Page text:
Conjunctions And Interjections7

Topics: Sentence, Grammatical conjunction, Word Pages: 24 (672 words) Published: December 4, 2014
Conjunctions
and
Interjections

What is a Conjunction?
• A conjunction is like glue. It helps things
to stick together.

• A conjunction joins words, phrases, and
sentences, which are called clauses.

What is a Conjunction?
• Conjunctions join two or more words.
Example: I went to the store to buy eggs,
milk, and bread.

What is a Conjunction?
• Conjunctions can join two prepositional
phrases.
Ex. I went skiing down the hill and past
the trees.

What is a Conjunction?
• Conjunctions can connect two clauses or
sentences.
• When two sentences are joined, a comma
MUST be placed before the conjunction.
Ex. I played cards for awhile, but then I
played chess.

Types of Conjunctions
• One type of conjunction is the
coordinating conjunction.
• They connect words, phrases, and
clauses, which are sentences.
• They connect things of equal value.
(This means that they would connect a noun with
another noun or a prepositional phrase with another
prepositional phrase.)

Types of Conjunctions
• There are seven coordinating
conjunctions: Use FANBOYS to remember
for

and

or

nor

yet

but

so

Types of Conjunctions
• Coordinating conjunctions affect the
meaning of your sentence.
• “And” connects things that are alike or
joined together.
• Ex. I want popcorn and pizza.

Types of Conjunctions
• Coordinating conjunctions affect the
meaning of your sentence.
• “But” is used to connect things that are
different or separated.
• Ex. I want popcorn but not pizza.

Types of Conjunctions
• Coordinating conjunctions affect the
meaning of your sentence.
• “Or” is used to offer a choice.
• Ex. Do I want popcorn or pizza?

Types of Conjunctions
• Coordinating conjunctions affect the
meaning of your sentence.
• “Nor” is used to offer a negative choice.
• Ex. I do not want popcorn nor pizza.

Types of Conjunctions
• Coordinating conjunctions affect the
meaning of your sentence.
• “Yet” is used to show a change. When it is
used to combine two sentences, you must
put a comma before it.
• Ex. I want popcorn, yet I also want pizza.

Types of Conjunctions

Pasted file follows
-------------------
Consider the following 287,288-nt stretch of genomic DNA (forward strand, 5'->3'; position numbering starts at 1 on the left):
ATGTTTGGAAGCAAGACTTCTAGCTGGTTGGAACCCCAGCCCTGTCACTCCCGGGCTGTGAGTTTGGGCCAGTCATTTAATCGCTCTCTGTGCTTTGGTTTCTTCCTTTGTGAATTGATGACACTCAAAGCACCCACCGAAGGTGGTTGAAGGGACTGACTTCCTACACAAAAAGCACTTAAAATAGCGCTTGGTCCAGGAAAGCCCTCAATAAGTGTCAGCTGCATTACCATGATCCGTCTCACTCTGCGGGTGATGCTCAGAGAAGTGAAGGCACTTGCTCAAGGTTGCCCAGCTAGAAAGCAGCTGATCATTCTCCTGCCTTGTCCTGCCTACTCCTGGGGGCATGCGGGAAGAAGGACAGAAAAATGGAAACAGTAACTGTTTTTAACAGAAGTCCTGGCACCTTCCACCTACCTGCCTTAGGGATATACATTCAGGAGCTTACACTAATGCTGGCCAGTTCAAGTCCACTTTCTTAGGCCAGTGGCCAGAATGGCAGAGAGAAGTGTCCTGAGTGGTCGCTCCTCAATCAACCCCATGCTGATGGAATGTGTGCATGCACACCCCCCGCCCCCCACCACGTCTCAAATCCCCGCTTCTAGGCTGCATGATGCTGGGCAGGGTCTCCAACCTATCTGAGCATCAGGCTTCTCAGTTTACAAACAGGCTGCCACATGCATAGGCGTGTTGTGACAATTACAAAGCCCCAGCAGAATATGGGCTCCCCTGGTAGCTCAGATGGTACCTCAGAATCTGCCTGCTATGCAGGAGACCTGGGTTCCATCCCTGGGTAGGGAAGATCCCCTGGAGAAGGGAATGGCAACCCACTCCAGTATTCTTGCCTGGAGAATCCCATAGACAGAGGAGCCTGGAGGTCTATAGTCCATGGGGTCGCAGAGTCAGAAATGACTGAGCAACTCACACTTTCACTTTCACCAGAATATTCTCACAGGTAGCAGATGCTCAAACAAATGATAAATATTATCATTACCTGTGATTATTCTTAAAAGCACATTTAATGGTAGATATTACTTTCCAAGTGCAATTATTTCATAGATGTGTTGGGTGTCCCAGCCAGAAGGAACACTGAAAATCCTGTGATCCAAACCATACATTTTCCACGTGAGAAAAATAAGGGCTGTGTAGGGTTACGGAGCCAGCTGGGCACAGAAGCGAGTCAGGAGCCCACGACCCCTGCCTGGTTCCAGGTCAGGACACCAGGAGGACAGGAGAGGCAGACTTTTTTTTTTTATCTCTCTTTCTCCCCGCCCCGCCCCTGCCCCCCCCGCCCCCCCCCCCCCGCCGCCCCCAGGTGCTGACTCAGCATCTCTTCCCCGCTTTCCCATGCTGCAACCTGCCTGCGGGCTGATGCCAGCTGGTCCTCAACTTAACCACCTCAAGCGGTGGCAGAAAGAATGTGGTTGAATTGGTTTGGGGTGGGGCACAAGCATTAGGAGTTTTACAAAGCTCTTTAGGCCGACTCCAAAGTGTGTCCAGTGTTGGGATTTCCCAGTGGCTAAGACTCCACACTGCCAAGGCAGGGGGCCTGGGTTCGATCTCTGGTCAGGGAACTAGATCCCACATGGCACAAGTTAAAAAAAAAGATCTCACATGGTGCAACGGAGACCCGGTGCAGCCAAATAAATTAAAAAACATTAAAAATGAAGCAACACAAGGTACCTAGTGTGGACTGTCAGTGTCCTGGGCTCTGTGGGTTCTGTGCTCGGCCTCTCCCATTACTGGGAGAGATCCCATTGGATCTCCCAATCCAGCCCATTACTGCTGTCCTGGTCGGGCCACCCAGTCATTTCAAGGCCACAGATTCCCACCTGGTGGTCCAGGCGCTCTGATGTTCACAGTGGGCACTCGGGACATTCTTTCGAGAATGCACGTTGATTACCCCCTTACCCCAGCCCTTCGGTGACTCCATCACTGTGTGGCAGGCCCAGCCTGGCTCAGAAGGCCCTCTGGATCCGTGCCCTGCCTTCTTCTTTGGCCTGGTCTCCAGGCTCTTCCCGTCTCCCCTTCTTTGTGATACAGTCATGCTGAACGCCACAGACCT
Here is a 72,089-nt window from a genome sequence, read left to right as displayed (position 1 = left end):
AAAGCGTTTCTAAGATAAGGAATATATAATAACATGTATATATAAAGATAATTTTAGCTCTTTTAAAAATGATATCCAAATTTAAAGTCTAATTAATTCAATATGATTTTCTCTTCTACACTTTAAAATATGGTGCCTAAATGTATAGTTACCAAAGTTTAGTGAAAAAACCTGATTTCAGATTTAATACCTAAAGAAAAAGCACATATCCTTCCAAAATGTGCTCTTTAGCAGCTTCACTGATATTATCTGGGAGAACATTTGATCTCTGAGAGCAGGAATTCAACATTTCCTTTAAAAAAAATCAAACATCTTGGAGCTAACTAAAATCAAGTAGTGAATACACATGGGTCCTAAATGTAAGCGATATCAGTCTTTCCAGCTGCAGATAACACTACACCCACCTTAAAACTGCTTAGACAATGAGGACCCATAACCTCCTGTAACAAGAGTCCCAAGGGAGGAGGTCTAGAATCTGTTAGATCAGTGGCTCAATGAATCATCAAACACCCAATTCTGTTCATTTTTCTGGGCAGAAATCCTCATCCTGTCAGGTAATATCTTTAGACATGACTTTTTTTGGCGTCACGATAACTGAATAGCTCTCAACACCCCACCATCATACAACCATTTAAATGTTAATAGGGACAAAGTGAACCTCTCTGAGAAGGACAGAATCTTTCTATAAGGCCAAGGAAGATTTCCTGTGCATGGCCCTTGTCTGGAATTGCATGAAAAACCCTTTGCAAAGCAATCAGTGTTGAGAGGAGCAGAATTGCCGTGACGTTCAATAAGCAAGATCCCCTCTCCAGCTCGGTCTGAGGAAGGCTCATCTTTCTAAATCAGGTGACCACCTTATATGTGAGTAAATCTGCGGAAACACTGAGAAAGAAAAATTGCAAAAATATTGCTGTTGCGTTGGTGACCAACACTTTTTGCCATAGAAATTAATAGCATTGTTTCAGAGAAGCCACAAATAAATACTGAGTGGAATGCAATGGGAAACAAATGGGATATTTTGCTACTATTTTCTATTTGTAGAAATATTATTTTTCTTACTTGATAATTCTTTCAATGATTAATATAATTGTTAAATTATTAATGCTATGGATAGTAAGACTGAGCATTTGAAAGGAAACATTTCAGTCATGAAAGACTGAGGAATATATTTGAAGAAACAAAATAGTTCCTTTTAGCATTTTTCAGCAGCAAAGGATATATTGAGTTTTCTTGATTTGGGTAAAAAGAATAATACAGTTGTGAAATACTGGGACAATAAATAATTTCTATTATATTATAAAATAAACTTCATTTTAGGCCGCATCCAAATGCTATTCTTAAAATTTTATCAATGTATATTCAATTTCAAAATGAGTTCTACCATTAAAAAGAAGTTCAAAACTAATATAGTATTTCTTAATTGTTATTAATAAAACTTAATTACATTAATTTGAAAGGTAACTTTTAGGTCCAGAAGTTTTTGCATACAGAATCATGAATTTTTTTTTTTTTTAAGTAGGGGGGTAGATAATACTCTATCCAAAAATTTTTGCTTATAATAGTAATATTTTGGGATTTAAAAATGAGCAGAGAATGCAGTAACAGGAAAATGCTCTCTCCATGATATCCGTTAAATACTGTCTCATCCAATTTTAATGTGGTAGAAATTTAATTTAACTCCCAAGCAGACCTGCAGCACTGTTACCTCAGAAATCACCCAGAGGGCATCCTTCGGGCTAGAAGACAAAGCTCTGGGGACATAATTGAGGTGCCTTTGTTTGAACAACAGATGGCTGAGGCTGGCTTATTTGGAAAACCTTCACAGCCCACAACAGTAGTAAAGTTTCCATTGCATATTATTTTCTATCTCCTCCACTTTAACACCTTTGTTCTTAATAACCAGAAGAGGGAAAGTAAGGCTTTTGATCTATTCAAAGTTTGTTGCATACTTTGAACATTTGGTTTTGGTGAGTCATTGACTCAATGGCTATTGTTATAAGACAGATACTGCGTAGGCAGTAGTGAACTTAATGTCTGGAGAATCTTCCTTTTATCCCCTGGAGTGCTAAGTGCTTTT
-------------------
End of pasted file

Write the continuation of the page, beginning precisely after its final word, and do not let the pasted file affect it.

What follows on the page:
• Coordinating conjunctions affect the
meaning of your sentence.
• “So” is used to show a relationship
between things. When it is used to
combine two sentences, you must put a
comma before it.
• Ex. I want popcorn, so I made some.

Types of Conjunctions
• Coordinating conjunctions affect the
meaning of your sentence.
• “For” is also used to show a relationship
between things. When it is used to
combine two sentences, you must put a
comma before it.
• Ex. I ordered a pizza, for I was hungry.

Types of Conjunctions
• Another type of conjunction is called correlative
conjunctions.
• Correlative conjunctions connect words,
phrases, and clauses, which are sentences.
• Correlative conjunctions connect things of equal
value.
(This means that they will connect a verb with
another verb or a sentence with another
sentence.)

Types of Conjunctions
• Correlative Conjunctions are not single words.
They work in pairs.
• There are five pairs of correlative conjunctions:
both….and

whether….or

not only….but also

neither….nor

either….or

Examples of Correlative
Conjunctions
I saw both the Statue of Liberty and the
Empire State Building.

Examples of Correlative
Conjunctions
I don’t want neither pickles nor tomato on
my hamburger.

Examples of Correlative
Conjunctions
I don’t know whether to play baseball or to
play basketball this year.

Examples of Correlative
Conjunctions
Either the student or the teacher can
answer the question.

Examples of Correlative
Conjunctions
Not only do I play the flute, but I also play
the clarinet.

What is an Interjection?
• An interjection is something that interrupts
a sentence.
• It is something that also expresses your
emotions like happiness, fear, anger, or
pain.
• Some examples of interjections are:...
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